approximately 3,600 threats to the United States. The National Threats Warning System has
issued 62 threat warnings, 55 Be On the Lookout (BOLO) alerts, and 82 Intelligence
Bulletins. These warnings are disseminated to more than 18,000 state and local law
enforcement agencies in the United States, over 60 Federal agencies and subcomponents,
and all U.S. Attorneys.
- To strengthen the effectiveness of U.S. military forces engaged in homeland security, the
President authorized the establishment of U.S. Northern Command (USNORTHCOM). It
began operations on October 1, 2002, and will be fully operational by October 2003.
USNORTHCOM eliminates gaps among the different military organizations that currently
have homeland defense responsibilities and strengthens military support to civilian agencies.
Reducing Americas Vulnerability to Terrorism. DHS is maintaining Americas
open land, sea and air borders, facilitating the legitimate flow of commerce and people, while at
the same time detecting and interdicting terrorists and their weapons before they enter the United
States. The Administration is also strengthening our critical infrastructure protection efforts by
coordinating the activities of Federal agencies responsible for infrastructure protection and
combining information from the Intelligence Community, Federal, state, and local law
enforcement, and the private sector to map threats to critical infrastructure against known
Operation Liberty Shield
- The Department of Homeland Security, in conjunction with numerous departments and
agencies of the Federal government, implemented Operation LIBERTY SHIELD to
increase protective measures during a period of heightened alert in March 2003. This
comprehensive national plan to protect the homeland increased security at our borders,
strengthened transportation sector protections, enhanced security at critical infrastructure,
increased public health preparedness and ensured that all Federal response assets could be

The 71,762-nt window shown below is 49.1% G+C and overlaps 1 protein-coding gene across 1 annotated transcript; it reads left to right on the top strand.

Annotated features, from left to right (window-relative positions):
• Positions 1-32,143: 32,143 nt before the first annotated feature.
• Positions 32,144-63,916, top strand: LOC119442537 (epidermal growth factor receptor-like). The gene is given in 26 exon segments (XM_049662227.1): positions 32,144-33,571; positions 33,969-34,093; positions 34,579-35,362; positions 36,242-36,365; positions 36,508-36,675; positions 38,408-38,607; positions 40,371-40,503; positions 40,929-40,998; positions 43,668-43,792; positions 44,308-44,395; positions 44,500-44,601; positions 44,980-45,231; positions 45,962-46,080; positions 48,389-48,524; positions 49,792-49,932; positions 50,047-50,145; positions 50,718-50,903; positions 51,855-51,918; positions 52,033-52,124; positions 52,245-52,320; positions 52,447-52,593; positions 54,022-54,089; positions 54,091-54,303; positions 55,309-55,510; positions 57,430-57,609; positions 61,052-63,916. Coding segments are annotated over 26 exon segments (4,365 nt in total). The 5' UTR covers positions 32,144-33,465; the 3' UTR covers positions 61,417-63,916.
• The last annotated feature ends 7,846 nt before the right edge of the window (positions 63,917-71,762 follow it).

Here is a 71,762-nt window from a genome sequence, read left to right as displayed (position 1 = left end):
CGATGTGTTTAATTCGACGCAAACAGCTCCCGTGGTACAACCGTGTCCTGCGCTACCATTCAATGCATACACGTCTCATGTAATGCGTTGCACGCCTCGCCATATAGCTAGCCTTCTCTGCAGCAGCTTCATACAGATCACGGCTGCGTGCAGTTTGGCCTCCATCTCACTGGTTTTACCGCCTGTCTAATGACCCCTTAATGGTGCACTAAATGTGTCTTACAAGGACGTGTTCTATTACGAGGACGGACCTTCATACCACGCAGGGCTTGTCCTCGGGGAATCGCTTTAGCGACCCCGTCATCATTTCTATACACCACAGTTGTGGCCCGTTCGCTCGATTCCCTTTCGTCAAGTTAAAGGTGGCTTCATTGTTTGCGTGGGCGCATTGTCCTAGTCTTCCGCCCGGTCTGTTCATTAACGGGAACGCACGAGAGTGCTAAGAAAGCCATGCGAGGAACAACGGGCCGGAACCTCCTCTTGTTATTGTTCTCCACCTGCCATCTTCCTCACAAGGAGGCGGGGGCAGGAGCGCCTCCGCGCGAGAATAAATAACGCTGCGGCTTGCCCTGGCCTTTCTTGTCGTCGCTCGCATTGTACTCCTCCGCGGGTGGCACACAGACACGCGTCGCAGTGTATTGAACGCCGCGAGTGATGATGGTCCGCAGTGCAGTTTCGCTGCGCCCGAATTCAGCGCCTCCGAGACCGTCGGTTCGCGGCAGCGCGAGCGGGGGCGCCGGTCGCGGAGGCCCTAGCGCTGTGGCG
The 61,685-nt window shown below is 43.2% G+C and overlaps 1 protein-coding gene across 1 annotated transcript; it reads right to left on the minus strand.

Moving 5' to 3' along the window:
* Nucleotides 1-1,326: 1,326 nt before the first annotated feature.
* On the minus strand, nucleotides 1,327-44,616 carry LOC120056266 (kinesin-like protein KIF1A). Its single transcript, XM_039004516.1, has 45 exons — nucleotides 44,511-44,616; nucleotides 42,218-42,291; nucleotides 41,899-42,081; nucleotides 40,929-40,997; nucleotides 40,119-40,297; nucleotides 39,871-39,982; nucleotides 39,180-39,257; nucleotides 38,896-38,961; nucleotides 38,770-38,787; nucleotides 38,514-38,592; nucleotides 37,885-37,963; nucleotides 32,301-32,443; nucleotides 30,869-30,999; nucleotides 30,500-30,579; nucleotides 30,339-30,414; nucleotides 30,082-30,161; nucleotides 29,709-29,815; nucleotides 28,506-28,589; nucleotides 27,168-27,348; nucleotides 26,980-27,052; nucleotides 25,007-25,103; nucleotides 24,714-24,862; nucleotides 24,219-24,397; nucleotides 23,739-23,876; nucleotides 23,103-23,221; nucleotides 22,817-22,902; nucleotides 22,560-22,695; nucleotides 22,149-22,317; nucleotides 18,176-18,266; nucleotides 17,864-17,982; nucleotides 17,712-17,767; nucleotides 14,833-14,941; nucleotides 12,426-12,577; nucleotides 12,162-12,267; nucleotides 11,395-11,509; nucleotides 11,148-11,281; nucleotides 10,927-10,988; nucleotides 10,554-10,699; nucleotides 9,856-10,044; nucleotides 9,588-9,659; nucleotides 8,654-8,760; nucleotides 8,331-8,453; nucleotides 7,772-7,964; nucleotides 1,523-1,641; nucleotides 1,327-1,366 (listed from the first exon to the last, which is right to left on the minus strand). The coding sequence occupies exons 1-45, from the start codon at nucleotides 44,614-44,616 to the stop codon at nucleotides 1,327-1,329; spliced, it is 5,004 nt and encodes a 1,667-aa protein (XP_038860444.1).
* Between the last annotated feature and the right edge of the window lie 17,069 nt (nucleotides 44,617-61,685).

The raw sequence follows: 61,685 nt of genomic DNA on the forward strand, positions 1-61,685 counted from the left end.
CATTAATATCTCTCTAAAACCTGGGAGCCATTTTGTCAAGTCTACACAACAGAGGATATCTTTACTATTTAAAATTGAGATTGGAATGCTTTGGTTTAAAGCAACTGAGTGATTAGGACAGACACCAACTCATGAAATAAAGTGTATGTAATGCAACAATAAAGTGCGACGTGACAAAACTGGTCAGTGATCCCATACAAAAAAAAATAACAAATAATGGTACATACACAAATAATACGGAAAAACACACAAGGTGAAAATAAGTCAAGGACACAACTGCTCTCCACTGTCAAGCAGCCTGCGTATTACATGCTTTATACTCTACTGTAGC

rapidly deployed. It built the foundation for our countrys critical infrastructure protection programs.
- The Department of State has developed new tamper-resistant visas, extended the application
review process, enhanced the visa lookout system, and improved information sharing among
U.S. law enforcement agencies and the Intelligence Community. In 2003, visa screening
requirements were tightened, requiring face-to-face interviews for almost all applicants.
- The Department of State has developed the Terrorist Interdiction Program (TIP) to assist
nations at high risk of terrorist transit by providing them with a computer database system
that enables border control officials to quickly identify people attempting to enter or leave
the country. TIP is now in 12 nations and will expand to 18 by the end of 2003.
Tracking, Monitoring, and Interdiction
- In December 2001, the United States and Canada signed the Smart Border Declaration,
which included 30 action items for increasing security, enhancing joint law enforcement,
improving physical and technological infrastructure, and facilitating the trade and movement
of people between the two countries. The U.S.-Mexican Border Partnership, signed in
March 2002, contains a similar 22-point action plan.
- Strong cooperation between the United States, Canada, and Mexico has resulted in several
programs that will enable the Department of Homeland Security to focus its security efforts
and inspections on high-risk commerce and travelers: Free and Secure Trade Initiative
(FAST), the U.S.-Canada NEXUS program, and the Secure Electronic Network for Traveler
Rapid Inspection (SENTRI).
- DHS is operating the Student and Exchange Visitor Information System (SEVIS), which
tracks foreign students who come to the United States, ensuring they are actually enrolled
and attending classes, while facilitating the entry of legitimate students.
- The U.S. Visitor and Immigrant Status Indication Technology system (U.S. VISIT) is
designed to make entering the United States easier for legitimate tourists, students, and
business travelers, while making it more difficult to enter the United States illegally through
the implementation of biometrically authenticated documents. The system will utilize
biometric identifiers -- a photograph and fingerprints -- to build an electronic checkin/
check-out system for people coming to the United States to work, study, or visit. The U.S.
VISIT system will replace the current NSEERS program, integrate the SEVIS program, and
accomplish the requirements for an automated entry/exit system. The system will scan
travel documents to enable inspectors to check against databases to determine whether the
individual should be detained or questioned further. U.S. VISIT will begin its first phase of
operation at international air and sea ports of entry by the end of 2003.
- Approximately 10,000 Border Patrol Agents are now patrolling our borders. By January
2004, some 1,000 will be assigned to the Canadian border, an increase of more than 50